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SWEDISH CITIZENSHIP

How long can you leave Sweden for and not risk your permanent residency?

Several respondents to a recent survey by The Local said that one of the problems they faced in Sweden was uncertainty over how long they can leave the country without losing their right to stay. Here are the rules so far as we understand them.

How long can you leave Sweden for and not risk your permanent residency?
A young holiday-maker on Mallorca's Playa Cala Major beach. Photo: Staffan Löwstedt / SvD

The length of time a foreign citizen is able to leave Sweden without jeopardising their right to stay in the country or their chances of being awarded citizenship or permanent residence depend very much on what grounds they have a right to be here.

Keep in mind that the only type of residence document which is truly permanent – as in, that cannot be revoked no matter how long you are away – is Swedish citizenship.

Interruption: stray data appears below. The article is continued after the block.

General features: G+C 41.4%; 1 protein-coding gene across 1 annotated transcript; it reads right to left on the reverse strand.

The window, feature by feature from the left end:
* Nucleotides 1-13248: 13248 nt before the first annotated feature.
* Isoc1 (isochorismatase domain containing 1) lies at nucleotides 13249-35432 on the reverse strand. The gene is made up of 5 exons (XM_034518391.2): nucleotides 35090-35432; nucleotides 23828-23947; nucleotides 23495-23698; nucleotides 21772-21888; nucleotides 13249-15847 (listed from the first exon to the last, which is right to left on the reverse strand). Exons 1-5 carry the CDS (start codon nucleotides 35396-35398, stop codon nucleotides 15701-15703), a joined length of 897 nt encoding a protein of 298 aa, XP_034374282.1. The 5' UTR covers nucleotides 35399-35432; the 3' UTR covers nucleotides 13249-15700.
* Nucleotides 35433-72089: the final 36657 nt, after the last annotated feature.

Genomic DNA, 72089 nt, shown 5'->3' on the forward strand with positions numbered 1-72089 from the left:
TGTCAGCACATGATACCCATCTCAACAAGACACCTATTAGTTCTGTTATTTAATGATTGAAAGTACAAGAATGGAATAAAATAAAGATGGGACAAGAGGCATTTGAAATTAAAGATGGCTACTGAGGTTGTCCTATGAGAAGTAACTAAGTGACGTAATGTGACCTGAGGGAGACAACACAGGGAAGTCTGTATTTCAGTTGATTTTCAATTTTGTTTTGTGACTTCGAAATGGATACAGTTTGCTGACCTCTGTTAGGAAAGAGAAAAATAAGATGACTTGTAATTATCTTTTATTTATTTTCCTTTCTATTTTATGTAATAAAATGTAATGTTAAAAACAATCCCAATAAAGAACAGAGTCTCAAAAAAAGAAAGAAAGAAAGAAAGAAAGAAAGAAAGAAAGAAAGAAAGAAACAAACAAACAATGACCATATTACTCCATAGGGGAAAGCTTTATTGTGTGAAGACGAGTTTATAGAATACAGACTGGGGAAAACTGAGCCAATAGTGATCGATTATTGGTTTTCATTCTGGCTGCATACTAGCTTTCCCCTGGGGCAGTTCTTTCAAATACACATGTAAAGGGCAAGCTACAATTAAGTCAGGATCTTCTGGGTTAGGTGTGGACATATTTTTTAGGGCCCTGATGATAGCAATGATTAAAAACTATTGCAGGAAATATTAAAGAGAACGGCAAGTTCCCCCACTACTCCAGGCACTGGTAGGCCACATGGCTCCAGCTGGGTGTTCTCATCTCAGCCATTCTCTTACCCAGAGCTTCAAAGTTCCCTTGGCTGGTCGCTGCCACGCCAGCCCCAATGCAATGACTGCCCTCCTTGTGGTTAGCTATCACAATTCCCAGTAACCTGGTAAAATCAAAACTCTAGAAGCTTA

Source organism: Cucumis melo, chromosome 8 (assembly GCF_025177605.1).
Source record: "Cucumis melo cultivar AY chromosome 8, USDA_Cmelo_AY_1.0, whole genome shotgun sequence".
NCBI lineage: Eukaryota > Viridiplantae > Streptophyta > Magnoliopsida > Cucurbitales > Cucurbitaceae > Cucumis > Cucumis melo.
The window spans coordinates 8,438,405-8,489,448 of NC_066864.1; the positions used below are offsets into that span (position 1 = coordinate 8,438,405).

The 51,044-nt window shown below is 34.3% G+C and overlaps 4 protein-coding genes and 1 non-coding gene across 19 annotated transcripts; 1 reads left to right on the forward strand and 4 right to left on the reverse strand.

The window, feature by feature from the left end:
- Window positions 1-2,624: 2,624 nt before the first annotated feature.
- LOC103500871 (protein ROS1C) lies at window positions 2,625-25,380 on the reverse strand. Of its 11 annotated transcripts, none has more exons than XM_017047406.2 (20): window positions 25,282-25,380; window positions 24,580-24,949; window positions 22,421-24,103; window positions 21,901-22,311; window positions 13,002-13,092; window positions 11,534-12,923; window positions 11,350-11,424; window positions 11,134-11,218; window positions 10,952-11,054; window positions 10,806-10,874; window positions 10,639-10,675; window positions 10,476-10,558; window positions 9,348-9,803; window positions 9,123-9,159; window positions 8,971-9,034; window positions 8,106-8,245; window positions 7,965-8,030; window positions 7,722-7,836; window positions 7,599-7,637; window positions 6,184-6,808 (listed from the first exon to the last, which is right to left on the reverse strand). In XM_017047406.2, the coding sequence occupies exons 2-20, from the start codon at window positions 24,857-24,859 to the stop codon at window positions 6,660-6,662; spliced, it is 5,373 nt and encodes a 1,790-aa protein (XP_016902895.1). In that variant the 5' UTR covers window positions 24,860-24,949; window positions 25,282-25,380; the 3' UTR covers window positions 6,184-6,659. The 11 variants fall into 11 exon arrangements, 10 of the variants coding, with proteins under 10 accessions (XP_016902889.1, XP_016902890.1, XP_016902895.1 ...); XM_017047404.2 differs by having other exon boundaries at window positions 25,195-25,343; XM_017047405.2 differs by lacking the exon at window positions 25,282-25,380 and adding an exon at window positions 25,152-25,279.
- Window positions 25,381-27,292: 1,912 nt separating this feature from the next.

Every other type of residence expires if you are out of the country for long enough. 

If you have the right to stay in Sweden temporarily and want to keep it or make it permanent 

Non-EU citizens 

For this group (which also includes EU citizens in Sweden under Swedish law (uppehållstillstånd holders) rather than EU law (people with uppehållsrätt)), the amount of time you can be away from Sweden varies depending on which permit you are on while living in Sweden. 

Non-EU citizens in Sweden on work permits or as doctoral students, for example, need to provide documentation proving they have had a work permit as an employee (or have been carrying out doctoral research, in the case of doctoral students) and have lived and worked in Sweden for four years out of the past seven years when applying for permanent residency, so it is possible to leave Sweden for several years over this period and still qualify.